The First Battallion of Artillery, which was the largest body of cannoneers that has paraded the streets of this city for years, presented a magnificent appearance as they marched with even pace along the route.
Major W. E. Simons
commanded the artillerymen, and the following were the officers of his staff: Captain W. G. Harvey
(adjutant), Major Ed. McCarthy
(surgeon), Captain J. E. Phillips
, Lieutenants R. L. Vandeventer
, E. M. Crutchfield
, and H. L. Turner
It is no disparagement to the visiting cannoneers to say that the Richmond Howitzers
presented the finest appearance of all the batteries.
They paraded mounted and carried their four guns, limber-chests and caissons.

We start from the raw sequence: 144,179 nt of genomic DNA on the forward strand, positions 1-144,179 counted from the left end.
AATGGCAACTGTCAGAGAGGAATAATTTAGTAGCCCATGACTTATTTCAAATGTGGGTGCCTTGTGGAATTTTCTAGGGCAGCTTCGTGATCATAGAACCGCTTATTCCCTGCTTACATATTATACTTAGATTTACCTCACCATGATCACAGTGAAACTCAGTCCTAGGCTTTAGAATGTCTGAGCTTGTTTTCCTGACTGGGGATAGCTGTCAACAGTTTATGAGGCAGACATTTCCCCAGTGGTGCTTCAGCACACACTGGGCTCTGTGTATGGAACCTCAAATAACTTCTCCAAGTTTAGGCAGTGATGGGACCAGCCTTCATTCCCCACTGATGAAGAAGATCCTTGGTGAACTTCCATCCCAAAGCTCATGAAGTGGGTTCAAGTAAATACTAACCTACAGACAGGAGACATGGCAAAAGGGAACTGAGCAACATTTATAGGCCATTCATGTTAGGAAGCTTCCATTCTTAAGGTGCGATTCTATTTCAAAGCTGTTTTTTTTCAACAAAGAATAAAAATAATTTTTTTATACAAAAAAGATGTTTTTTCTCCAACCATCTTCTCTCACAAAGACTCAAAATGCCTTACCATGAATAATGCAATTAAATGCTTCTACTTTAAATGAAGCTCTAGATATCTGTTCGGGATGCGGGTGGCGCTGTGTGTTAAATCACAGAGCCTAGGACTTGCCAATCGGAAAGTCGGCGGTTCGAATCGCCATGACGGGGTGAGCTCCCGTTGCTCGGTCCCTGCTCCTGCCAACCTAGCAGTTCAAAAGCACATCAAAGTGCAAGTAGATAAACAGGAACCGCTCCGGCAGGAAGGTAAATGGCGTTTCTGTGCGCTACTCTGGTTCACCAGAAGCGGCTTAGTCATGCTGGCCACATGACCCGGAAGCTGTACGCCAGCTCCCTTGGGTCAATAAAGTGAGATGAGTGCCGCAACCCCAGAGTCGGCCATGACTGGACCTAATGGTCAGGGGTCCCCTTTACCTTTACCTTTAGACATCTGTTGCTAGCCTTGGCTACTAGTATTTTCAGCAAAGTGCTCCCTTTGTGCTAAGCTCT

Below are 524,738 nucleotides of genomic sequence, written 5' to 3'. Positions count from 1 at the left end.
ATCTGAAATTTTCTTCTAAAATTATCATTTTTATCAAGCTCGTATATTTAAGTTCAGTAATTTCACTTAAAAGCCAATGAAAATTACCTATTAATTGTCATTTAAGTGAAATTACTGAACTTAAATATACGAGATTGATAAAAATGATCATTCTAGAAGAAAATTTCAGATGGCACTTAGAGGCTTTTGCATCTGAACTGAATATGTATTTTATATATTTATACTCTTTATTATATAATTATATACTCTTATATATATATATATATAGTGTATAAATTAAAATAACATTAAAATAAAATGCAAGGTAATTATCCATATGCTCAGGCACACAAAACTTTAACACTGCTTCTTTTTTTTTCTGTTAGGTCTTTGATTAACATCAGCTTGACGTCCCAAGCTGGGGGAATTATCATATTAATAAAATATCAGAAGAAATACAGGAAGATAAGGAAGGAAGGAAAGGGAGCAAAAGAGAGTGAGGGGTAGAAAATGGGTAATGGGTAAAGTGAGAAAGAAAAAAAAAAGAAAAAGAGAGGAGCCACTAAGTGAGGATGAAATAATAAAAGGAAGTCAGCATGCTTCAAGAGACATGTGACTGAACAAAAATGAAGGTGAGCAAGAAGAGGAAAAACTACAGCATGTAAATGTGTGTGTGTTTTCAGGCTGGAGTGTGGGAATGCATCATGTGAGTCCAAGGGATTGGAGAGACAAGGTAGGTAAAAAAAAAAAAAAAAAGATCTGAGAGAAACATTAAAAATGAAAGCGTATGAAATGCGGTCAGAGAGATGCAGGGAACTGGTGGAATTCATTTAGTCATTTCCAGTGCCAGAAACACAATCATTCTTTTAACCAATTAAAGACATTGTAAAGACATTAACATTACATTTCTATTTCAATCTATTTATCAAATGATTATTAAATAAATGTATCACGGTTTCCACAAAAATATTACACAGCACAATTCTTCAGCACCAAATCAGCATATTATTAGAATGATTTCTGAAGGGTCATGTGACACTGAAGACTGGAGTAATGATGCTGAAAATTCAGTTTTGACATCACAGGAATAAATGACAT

Eighty of the gallant artillerymen were in line, and as they marched in the procession, amid the heavy, rumbling sound of the cannon, there was something truly martial in their
Captain John A. Hutcheson
commanded the Howitzers, and his Lieutenants
were W. A. Barratt
, T. H. Starke
and C. W. McFarlane
Battery, of Portsmouth
(Battery C), a recently organized company, vied with the Howitzers in neatness of appearance and soldierly demeanor.
They were commanded by Captain George W. McDonald
and Lieutenants H. R. Warren
and W. K. Gale
, and paraded fourteen non-commissioned officers and nineteen privates.
The Lynchburg Blues (Battery D), a well-drilled organization, were commanded by Captain John A. Davis
and Lieutenant J. F. Graves
, and paraded twelve non-commissioned officers and fourteen privates, making a total of thirty men.